Friday, April 27, 2012

Arty Farty Friday ~ George Petty & His Girls

If we were to create a series of tick-boxes for the USA, one of those charts where you tick a box at one end of a row for "excellent" and the other end for "absolutely terrible" there'd be a few ticks at the excellent end -in the entertainment section for instance: Hollywood movies, MGM, and the rest. Another tick in the "excellent" section for art - well for one particular kind of art anyway, the kind in which USA artists cornered the market: pin-up art.

Pinup art is highly skilled airbrush work - not easy to do I'd bet. Getting to the point of this post - George Petty, one of the foremost pinup artists of his day, was born this day in 1894: 27 April, in south Louisiana. He died in 1975.

Petty's father's profession - photographer - no doubt had influence on the younger Petty, especially as his Dad enjoyed producing photographs of women, often nude women. The family moved to Chicago where George grew up, attended evening classes at the Art Institute. He later studied in Paris at Académie Julian, famous for its alumni , John Singer Sargent, Alfonse Mucha, Matisse, and particularly influential to George Petty, J.C. Leyendecker. On return to the USA George wasn't drafted to serve in World War 1 as his father had died, leaving him as head of family.

He worked for an advertising agency, won first prize in the 1933 Chicago World's Fair poster contest. When the magazine Esquire was launched George Petty was engaged as a cartoonist. He lost no time in including in his presentations evidence of his fine talent for illustrating beautiful females. This led to more advertising work - swimsuits, cigarettes and more varied work for Esquire, True magazine and for calendars - those for the Ridge Tool company were to become internationally famous.

What came to be known as The Petty Girl had arrived. Petty never looked back. Petty Girls were idolised by military men of World War 2, Petty Girl copies were famously painted by military artists, The Girls were carried into battle on the noses of war planes. Below is a (possibly not as Petty-like as some) example of nose art from my husband's vintage photograph collection. Click on image to link to it + comments at Flickr.


Shrewd businessman as well as talented artist, Petty always retained secondary rights and kept his original artwork; use of his work on playing cards, glassware etc was strictly licensed. The core of his business was kept within his family circle. His wife added her ideas, son posed as date to Petty Girls. His good-looking daughter Marjorie was always his main model. All of which, for me, indicates there was no sleazy soft-porn intention to any of his work, rather there was an innocently teasing feel to it, never crossing the line, hinting only, sometimes quite pointedly but never vulgar.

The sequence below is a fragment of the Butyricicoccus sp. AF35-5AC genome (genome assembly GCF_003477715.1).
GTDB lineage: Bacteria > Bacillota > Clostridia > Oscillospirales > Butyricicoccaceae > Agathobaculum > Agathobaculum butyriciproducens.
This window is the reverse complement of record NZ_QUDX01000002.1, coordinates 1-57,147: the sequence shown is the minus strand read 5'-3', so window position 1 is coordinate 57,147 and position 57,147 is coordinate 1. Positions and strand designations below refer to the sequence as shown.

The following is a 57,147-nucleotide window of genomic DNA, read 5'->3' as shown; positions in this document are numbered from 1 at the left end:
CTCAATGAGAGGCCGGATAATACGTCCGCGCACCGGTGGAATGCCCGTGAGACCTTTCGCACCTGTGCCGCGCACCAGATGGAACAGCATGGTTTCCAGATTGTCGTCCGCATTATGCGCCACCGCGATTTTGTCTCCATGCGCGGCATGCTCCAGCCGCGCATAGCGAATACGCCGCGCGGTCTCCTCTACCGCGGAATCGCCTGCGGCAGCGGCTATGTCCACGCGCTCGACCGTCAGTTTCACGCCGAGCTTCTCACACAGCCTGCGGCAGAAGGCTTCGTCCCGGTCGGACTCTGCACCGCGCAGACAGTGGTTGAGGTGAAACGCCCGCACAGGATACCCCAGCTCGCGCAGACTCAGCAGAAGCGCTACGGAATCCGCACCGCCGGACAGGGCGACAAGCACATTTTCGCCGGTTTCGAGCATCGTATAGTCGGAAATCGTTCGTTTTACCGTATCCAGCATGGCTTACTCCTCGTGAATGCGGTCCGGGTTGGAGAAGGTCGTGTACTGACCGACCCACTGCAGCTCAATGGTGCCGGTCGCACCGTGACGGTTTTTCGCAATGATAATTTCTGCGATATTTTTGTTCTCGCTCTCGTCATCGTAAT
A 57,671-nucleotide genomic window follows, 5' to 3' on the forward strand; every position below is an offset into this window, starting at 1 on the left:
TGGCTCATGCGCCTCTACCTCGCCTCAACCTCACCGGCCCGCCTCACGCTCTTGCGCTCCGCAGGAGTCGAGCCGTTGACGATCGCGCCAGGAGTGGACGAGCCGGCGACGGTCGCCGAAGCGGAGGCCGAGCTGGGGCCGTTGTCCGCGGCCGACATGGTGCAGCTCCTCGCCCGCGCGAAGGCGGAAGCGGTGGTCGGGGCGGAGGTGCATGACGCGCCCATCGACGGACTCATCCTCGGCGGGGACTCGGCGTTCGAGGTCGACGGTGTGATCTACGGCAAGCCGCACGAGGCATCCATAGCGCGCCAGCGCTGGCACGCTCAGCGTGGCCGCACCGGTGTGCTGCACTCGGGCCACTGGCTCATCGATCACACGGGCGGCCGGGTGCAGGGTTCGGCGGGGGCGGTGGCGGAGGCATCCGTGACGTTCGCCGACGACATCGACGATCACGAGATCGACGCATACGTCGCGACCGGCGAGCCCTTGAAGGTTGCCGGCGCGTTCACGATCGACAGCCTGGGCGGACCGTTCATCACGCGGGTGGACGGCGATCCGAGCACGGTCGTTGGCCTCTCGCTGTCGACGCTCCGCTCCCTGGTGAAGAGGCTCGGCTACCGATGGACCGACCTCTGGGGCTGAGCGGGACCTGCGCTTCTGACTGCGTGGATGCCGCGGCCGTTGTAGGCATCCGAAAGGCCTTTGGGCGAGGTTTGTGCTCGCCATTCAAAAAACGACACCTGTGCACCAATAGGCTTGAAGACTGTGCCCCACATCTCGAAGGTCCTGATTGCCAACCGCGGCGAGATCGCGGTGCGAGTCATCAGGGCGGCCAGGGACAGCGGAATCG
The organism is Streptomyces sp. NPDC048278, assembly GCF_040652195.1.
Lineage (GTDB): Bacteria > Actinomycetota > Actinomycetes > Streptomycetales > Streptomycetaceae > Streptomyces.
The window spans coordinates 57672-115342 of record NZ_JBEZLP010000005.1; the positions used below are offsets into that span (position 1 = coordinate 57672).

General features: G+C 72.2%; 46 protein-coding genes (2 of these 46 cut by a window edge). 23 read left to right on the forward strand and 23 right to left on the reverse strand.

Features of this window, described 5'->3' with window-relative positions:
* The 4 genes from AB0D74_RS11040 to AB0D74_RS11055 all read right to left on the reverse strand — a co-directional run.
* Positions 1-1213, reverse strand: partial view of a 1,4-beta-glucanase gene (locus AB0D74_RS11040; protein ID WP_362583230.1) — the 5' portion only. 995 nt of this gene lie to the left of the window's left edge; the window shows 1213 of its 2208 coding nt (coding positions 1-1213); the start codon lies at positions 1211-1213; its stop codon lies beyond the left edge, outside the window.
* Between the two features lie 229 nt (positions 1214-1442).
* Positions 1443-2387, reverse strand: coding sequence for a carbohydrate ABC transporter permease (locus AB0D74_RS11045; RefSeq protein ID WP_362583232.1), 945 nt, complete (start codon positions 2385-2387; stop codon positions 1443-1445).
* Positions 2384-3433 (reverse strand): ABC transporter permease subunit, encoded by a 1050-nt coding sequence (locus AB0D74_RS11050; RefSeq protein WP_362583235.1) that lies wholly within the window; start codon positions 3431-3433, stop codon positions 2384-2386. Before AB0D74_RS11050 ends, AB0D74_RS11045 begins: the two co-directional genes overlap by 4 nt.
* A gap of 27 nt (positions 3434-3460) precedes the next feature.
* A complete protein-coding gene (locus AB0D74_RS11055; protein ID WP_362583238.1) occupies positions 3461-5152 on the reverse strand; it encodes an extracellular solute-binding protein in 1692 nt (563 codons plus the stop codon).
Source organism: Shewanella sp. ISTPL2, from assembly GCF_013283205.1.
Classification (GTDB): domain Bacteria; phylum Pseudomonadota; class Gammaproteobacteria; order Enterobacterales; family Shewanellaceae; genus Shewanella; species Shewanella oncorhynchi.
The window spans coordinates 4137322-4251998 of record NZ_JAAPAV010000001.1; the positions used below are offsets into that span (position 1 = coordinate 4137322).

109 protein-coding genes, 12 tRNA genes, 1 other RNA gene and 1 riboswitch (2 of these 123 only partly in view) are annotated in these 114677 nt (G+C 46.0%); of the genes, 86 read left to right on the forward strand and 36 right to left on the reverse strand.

Not a lot to say here. Sun in Taurus, and in first decan (tenth) of the sign, the Taurus decan, underlines his artistic temperament - Taurus is ruled by Venus, planet of the arts.

There's actually more emphasis on nextdoor sign Airy Gemini though, with Neptune, Pluto and Jupiter fairly close together there, and with Mars in Aquarius and Saturn in Libra an harmonious Grand Trine in Air signs is formed - could be seen as a nice reflection of his skills with the....AIRbrush ? Or even - the carriage through the AIR of his Petty Girls - on the noses of aircraft ?

In that Airy triangular circuit he had Neptune (creativity), Pluto (erotic), Jupiter (wide publication), Saturn in Libra (fair-minded business sense) and Mars in Aquarius - (ambition, energy, unconventional) - all seem fitting for what we know of George Petty!

Born before 6:00 AM his natal Moon would have been in business-oriented Capricorn, if later in unconventional Aquarius - either would fit and blend with the flavour of his chart. It's a pity no birth time is available, we can't know his rising sign or exactly where the planets fall in relation to the chart's angles.

A few examples of his Girls, many more can be found via Google Image:


Wisewebwoman said...

Using his daughter as a model and considering the type of exposition gives me a distinctly queasy feeling.

Twilight said...

Wisewebwoman ~~~ He didn't use her face, of course, she posed for the body only. Anyway, I understand your reservations, WWW. My view is that there was no sleazy intention here. We have to remember that his era was different from ours in many ways. Some later, copycat, artists did tend to go too far.
I think Petty is on the right side of the cusp, he took pinup art a step further than his predecessors, in making it more attractive to viewers of his own era, then human nature being what it is, later artists tried to go "one better".

In the only biography of Petty Petty: The Classic Pin-Up Art of George Petty there's an essay by his daughter :"In George Petty's Studio: A Memoir", which would be an interesting read.